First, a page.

Growing up poor, I didn’t understand Black Friday. In fact, when my editor at the Georgetown Times assigned me the traditional Black Friday write up, I looked up at him and in all honesty asked:
“What is Black Friday?”
He looked at me incredulously, “You never heard of Black Friday?”
I never shied away from asking questions about something I didn’t understand. As a journalism student and newspaper reporter at 23 years old, I answered honestly, “No.”
I may have heard of the day, but didn’t remember what it was all about.
He explained the tradition of the biggest shopping day of the Christmas season. I took my camera to the local stores early Friday, Nov. 23, 1990. The crowds swarmed, and the clerks looked tired at the local Belk store, which had been open since 6 a.m. Shoppers demanded boots, sweaters and great deals.
One shopper told me it was fun, but sometimes people were rude to each other trying to get the last item on the shelf.
As my understanding of Black Friday grew, I hated it more and more. People rushing to grab up the best deal on a sweater? Stuff, stuff, buying, buying and pushing at each other to grab the last sweater? I remember hearing my alarm and thinking, “This is the spirit of Christmas?”
I know you probably think I am not truthful when I say I honestly hadn’t heard of Black Friday before that day in 1990, but it is true. I grew up in poverty. There were years when the toys and gifts under our Christmas tree were scarce. My family even celebrated one year without a Christmas tree.
My parents never signed up for the Salvation Army toy drives or for charity. We just did without.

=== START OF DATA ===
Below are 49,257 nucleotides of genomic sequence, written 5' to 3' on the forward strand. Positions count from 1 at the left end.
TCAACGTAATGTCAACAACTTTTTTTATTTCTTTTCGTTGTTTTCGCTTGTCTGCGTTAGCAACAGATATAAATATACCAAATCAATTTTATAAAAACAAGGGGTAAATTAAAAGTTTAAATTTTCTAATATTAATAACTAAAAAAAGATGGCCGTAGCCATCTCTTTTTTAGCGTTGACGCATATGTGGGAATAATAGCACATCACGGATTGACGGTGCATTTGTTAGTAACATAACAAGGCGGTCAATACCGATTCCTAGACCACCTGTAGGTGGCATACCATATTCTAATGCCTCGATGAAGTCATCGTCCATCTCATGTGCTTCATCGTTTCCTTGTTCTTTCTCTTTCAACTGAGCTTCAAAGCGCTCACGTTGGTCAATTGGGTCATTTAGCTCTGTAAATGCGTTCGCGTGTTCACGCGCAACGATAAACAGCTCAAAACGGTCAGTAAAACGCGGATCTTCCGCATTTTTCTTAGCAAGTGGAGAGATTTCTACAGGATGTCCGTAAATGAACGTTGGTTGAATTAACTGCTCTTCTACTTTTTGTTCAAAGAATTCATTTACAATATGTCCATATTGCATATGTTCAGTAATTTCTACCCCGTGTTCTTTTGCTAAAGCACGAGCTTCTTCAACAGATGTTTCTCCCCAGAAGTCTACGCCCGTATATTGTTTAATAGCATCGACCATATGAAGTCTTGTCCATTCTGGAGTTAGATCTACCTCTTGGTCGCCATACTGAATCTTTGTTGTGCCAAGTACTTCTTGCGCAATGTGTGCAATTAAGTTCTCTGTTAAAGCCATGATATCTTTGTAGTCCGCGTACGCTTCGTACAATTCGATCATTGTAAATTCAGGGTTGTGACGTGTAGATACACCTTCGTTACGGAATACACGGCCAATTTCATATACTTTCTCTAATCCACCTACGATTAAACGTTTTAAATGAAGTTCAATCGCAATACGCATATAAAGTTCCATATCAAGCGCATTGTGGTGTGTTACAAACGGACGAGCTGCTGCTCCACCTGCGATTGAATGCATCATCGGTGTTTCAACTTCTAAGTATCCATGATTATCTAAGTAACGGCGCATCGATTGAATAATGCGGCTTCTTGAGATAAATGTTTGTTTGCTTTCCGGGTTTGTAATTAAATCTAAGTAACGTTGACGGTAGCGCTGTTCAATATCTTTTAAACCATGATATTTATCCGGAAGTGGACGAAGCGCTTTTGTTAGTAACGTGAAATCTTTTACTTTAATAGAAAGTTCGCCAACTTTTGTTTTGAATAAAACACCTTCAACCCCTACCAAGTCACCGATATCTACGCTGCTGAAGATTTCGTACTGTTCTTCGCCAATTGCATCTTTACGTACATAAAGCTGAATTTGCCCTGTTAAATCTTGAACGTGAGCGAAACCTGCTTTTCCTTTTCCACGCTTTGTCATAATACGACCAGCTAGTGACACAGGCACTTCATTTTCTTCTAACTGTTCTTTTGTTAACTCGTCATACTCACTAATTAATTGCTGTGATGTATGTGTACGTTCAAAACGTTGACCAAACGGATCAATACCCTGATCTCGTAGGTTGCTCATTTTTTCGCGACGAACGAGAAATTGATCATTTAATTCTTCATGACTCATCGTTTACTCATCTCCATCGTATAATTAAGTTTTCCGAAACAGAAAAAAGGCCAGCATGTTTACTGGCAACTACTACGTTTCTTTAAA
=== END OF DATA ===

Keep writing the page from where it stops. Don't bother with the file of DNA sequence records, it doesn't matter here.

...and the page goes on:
My siblings and I made Christmas memorable in other ways, like the year we turned the Christmas cards that we got in the mail from our relatives into ornaments. We stuck them in the branches and made a garland of them. We also strung popcorn for the tree and colored the kernels with crayons while listening to Christmas music on the radio.
One year, we made Christmas presents for each other: homemade books. We received cheap toys like fake Barbies. My sister and I made our own dream house out of a book shelf we decorated by coloring pictures on the wall and finding scrap bits of carpet. We transformed a shoe box into a bed and wash cloths into our doll dresses.
In my teen years, I had a job. I still had not learned about Black Friday, even then. I just went shopping. I bought shoes for my younger brother, a shirt for my older brother, more Barbie-like dolls for my sister, a used Erma Bombeck book for my mom and a watch for my dad. I selected each gift with care and out of love. I didn’t storm the store aisles trying to find the best deal.
Years after first learning about Black Friday, I still hate it, especially when I hear that people die trying to beat others to the best deals in stores every year. My daughter wants to shop this year, but I am trying to dissuade her. It just is not safe and really does not align with my values and beliefs about Christmas.
Christmas is about love and the birth of a man who stood for love and purity. I believe He is my God, but I respect those who disagree with me. I will wish them Happy Holidays full of love and joy. To me though, Jesus came to set an example for the salvation of the world: “Greater love hath no Man than to give His life for friends.” That, to me, is the greatest gift of all.
Punching each other out to get the last pair of boots on the Belk shelf or spraying mace into another woman’s eyes to get that last television at Walmart is not what Christmas is about to me. I will buy gifts, but I continue to strive to select each one with care, choosing them because they are meaningful and thoughtful or because they meet a need.